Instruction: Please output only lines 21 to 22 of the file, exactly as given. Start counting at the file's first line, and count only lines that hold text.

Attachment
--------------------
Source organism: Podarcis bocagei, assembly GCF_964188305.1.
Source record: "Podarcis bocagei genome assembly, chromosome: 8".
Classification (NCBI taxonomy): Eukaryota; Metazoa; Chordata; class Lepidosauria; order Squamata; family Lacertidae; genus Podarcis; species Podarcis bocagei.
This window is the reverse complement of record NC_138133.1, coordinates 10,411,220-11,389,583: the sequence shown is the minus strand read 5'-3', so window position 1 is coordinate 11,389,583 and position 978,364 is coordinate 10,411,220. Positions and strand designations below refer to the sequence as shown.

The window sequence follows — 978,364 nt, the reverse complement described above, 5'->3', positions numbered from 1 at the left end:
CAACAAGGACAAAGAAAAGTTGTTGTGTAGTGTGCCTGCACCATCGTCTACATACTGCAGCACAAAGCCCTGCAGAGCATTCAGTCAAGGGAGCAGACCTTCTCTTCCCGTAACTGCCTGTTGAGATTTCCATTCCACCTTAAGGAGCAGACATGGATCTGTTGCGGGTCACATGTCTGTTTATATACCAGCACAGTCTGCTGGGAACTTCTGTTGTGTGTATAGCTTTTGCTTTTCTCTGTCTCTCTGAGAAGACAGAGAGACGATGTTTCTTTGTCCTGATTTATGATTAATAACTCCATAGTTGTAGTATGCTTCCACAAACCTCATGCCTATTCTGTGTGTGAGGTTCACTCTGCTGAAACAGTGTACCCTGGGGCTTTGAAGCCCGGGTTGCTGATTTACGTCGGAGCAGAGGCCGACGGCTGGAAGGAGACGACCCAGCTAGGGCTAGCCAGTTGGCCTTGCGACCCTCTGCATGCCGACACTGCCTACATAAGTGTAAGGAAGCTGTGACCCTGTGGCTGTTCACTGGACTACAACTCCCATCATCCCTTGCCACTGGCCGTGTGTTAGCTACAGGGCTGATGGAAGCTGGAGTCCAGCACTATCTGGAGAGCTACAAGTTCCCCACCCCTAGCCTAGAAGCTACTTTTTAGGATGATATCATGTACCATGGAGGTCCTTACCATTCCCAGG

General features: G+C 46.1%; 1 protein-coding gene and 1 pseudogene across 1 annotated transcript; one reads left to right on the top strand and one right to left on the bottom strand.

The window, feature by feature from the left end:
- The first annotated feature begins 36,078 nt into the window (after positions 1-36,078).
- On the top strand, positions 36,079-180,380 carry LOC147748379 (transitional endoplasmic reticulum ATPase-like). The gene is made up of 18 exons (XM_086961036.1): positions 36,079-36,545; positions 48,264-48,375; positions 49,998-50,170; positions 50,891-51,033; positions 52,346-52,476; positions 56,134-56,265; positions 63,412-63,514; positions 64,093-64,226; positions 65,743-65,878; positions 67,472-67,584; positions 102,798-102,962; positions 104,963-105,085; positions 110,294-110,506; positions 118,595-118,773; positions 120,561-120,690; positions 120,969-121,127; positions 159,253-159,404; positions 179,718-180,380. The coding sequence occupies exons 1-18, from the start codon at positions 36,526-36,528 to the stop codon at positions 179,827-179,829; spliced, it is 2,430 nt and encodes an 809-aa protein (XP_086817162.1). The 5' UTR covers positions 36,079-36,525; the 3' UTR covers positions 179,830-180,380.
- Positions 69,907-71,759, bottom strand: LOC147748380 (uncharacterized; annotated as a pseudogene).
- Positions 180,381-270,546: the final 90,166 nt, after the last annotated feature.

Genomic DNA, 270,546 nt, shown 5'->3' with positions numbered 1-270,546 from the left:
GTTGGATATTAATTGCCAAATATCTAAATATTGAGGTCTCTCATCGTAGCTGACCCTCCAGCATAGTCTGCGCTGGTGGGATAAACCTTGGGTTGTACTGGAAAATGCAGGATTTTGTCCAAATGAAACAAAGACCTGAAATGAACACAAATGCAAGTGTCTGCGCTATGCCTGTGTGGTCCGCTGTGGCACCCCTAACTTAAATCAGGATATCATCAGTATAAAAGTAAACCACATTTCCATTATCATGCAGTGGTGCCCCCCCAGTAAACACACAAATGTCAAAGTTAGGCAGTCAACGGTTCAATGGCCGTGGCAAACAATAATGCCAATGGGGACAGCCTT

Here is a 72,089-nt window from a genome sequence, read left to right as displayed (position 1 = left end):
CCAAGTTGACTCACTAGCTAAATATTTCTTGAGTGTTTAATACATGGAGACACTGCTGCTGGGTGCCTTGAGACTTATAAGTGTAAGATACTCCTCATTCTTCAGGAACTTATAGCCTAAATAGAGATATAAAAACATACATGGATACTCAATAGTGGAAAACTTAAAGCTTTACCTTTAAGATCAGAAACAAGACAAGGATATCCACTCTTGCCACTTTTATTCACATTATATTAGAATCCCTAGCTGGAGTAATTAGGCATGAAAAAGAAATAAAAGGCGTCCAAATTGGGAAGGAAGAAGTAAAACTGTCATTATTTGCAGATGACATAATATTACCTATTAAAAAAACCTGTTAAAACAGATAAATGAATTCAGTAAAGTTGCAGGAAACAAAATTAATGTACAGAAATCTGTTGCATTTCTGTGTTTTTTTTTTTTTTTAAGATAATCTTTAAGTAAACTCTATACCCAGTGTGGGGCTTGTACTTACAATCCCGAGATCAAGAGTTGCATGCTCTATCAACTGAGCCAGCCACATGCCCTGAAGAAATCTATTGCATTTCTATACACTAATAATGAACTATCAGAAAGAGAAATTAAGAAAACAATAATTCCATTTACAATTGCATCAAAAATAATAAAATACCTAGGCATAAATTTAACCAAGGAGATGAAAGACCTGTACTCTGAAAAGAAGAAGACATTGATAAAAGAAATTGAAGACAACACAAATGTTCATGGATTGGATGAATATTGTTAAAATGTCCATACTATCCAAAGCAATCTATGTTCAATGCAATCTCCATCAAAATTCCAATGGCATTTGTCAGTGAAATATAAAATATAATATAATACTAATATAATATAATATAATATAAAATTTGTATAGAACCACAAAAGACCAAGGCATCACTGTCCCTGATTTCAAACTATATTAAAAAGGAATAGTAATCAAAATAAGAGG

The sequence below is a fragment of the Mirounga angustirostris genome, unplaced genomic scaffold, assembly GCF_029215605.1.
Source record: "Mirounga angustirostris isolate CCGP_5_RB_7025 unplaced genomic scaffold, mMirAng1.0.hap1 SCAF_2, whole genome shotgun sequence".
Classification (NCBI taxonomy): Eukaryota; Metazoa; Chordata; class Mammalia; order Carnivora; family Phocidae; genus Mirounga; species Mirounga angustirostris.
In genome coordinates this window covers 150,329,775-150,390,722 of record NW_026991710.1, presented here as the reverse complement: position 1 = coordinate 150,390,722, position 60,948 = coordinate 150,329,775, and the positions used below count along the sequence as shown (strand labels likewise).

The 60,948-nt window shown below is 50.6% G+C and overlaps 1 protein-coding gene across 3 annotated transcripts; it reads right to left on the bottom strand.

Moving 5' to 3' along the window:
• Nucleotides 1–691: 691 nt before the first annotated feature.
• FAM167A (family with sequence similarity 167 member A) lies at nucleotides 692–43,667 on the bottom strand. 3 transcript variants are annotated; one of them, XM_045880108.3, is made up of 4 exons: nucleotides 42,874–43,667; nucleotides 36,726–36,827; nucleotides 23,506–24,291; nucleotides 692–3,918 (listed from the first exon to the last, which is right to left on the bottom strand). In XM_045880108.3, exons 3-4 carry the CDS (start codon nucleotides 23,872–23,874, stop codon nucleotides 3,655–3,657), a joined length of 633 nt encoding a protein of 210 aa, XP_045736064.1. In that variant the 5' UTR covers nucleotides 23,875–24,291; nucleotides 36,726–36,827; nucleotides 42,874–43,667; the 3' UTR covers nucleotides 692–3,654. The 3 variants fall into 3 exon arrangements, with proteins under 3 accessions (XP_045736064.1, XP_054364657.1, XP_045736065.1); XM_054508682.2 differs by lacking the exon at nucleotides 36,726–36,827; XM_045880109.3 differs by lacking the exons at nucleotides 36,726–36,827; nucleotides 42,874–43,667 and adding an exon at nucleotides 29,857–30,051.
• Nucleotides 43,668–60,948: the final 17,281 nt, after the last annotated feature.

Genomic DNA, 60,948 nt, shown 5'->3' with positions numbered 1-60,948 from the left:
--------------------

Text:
The 60,948-nt window shown below is 50.6% G+C and overlaps 1 protein-coding gene across 3 annotated transcripts; it reads right to left on the bottom strand.

Moving 5' to 3' along the window: